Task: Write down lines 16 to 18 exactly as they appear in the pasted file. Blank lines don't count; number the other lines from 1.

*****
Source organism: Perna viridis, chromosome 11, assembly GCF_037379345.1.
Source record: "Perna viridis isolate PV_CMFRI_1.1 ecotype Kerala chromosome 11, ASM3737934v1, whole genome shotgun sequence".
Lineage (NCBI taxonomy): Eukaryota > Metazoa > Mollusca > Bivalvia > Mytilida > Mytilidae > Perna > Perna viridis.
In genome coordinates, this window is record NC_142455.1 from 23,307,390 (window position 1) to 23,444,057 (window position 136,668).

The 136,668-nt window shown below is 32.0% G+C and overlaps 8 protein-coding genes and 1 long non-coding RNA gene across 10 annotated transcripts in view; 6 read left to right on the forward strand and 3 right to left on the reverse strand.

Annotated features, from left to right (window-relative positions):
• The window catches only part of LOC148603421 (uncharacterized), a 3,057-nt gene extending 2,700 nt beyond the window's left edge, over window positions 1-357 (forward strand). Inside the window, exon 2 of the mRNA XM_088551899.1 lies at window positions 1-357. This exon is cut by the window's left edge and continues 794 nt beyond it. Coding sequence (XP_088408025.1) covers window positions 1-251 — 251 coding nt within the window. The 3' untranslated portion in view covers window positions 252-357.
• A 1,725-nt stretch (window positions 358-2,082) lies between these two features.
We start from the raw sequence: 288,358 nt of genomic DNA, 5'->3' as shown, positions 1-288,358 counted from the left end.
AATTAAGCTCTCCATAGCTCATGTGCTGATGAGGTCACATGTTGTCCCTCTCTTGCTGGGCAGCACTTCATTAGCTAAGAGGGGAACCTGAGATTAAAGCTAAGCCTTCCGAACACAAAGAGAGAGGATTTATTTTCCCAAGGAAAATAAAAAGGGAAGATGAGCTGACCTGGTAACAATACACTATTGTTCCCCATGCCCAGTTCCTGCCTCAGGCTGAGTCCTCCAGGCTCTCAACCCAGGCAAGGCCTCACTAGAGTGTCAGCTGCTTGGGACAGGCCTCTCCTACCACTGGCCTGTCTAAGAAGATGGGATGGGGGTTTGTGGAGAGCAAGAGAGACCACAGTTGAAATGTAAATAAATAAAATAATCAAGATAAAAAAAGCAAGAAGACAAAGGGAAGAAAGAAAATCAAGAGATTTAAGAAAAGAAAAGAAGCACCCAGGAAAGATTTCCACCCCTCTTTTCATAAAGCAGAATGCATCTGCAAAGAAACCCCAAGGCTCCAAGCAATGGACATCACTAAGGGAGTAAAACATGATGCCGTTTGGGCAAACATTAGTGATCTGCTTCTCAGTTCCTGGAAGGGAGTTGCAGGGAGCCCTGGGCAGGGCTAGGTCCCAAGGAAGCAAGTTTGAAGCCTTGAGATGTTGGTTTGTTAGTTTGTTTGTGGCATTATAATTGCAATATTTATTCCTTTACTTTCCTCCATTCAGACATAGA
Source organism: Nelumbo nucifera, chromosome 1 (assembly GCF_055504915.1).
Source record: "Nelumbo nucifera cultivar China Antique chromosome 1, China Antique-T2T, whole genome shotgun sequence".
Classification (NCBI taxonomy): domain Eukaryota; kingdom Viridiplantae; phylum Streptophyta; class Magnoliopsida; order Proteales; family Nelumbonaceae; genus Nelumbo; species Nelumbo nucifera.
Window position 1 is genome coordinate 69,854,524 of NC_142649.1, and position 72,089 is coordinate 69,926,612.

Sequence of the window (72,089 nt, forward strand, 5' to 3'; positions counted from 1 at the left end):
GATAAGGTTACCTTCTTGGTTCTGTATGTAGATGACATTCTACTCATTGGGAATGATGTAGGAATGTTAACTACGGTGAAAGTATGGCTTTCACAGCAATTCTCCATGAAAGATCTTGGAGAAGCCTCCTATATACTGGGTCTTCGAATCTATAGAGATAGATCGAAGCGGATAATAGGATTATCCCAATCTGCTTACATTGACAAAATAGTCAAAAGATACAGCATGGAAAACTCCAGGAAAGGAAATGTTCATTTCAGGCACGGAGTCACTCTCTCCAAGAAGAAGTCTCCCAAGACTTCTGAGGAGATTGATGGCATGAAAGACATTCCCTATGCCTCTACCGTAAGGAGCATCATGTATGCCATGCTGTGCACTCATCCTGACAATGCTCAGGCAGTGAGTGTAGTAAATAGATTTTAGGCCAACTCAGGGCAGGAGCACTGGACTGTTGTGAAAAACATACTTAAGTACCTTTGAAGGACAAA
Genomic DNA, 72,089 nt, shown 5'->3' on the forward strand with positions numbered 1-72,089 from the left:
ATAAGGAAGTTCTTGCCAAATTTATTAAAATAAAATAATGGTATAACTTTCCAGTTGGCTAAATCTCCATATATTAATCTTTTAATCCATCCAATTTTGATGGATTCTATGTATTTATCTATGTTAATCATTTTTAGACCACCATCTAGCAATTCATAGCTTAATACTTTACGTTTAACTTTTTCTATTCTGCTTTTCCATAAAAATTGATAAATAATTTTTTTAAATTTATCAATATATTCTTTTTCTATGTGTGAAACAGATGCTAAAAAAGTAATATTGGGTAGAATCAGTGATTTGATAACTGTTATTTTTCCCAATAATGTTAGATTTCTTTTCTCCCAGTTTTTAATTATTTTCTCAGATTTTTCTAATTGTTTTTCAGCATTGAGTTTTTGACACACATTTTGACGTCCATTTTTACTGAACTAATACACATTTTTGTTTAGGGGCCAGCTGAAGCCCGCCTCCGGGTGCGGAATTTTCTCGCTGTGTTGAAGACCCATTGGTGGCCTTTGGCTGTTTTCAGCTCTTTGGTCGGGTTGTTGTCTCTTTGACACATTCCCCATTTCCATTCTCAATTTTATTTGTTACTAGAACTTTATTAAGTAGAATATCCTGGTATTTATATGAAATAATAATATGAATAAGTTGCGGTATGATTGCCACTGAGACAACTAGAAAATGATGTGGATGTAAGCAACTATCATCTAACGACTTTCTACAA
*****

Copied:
GATAAGGTTACCTTCTTGGTTCTGTATGTAGATGACATTCTACTCATTGGGAATGATGTAGGAATGTTAACTACGGTGAAAGTATGGCTTTCACAGCAATTCTCCATGAAAGATCTTGGAGAAGCCTCCTATATACTGGGTCTTCGAATCTATAGAGATAGATCGAAGCGGATAATAGGATTATCCCAATCTGCTTACATTGACAAAATAGTCAAAAGATACAGCATGGAAAACTCCAGGAAAGGAAATGTTCATTTCAGGCACGGAGTCACTCTCTCCAAGAAGAAGTCTCCCAAGACTTCTGAGGAGATTGATGGCATGAAAGACATTCCCTATGCCTCTACCGTAAGGAGCATCATGTATGCCATGCTGTGCACTCATCCTGACAATGCTCAGGCAGTGAGTGTAGTAAATAGATTTTAGGCCAACTCAGGGCAGGAGCACTGGACTGTTGTGAAAAACATACTTAAGTACCTTTGAAGGACAAA
Genomic DNA, 72,089 nt, shown 5'->3' on the forward strand with positions numbered 1-72,089 from the left:
ATAAGGAAGTTCTTGCCAAATTTATTAAAATAAAATAATGGTATAACTTTCCAGTTGGCTAAATCTCCATATATTAATCTTTTAATCCATCCAATTTTGATGGATTCTATGTATTTATCTATGTTAATCATTTTTAGACCACCATCTAGCAATTCATAGCTTAATACTTTACGTTTAACTTTTTCTATTCTGCTTTTCCATAAAAATTGATAAATAATTTTTTTAAATTTATCAATATATTCTTTTTCTATGTGTGAAACAGATGCTAAAAAAGTAATATTGGGTAGAATCAGTGATTTGATAACTGTTATTTTTCCCAATAATGTTAGATTTCTTTTCTCCCAGTTTTTAATTATTTTCTCAGATTTTTCTAATTGTTTTTCAGCATTGAGTTTTTGACACACATTTTGACGTCCATTTTTACTGAACTAATACACATTTTTGTTTAGGGGCCAGCTGAAGCCCGCCTCCGGGTGCGGAATTTTCTCGCTGTGTTGAAGACCCATTGGTGGCCTTTGGCTGTTTTCAGCTCTTTGGTCGGGTTGTTGTCTCTTTGACACATTCCCCATTTCCATTCTCAATTTTATTTGTTACTAGAACTTTATTAAGTAGAATATCCTGGTATTTATATGAAATAATAATATGAATAAGTTGCGGTATGATTGCCACTGAGACAACTAGAAAATGATGTGGATGTAAGCAACTATCATCTAACGACTTTCTACAA